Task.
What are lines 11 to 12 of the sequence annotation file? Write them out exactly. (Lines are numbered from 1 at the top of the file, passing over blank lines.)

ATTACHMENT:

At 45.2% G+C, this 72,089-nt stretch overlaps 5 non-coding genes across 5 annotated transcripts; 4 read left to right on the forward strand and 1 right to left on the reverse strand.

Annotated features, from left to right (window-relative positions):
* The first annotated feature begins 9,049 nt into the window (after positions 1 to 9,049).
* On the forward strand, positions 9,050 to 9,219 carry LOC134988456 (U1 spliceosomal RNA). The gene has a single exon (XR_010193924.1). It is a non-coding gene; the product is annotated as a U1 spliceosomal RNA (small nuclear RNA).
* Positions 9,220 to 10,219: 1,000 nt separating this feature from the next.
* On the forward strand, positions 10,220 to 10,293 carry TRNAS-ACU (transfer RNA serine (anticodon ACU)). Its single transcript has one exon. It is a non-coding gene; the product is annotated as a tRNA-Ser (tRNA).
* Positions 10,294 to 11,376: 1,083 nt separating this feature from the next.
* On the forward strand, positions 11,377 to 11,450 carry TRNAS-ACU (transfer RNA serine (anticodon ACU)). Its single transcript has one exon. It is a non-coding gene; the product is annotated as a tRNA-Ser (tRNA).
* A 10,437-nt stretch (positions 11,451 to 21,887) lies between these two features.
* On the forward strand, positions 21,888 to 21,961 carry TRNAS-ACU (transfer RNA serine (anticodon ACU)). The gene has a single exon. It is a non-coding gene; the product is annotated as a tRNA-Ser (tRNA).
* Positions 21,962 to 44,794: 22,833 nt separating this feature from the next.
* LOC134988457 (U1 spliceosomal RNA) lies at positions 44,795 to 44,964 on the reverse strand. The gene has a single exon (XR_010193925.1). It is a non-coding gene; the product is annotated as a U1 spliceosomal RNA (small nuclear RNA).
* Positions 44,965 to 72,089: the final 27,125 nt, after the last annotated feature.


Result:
* Positions 21,962 to 44,794: 22,833 nt separating this feature from the next.
* LOC134988457 (U1 spliceosomal RNA) lies at positions 44,795 to 44,964 on the reverse strand. The gene has a single exon (XR_010193925.1). It is a non-coding gene; the product is annotated as a U1 spliceosomal RNA (small nuclear RNA).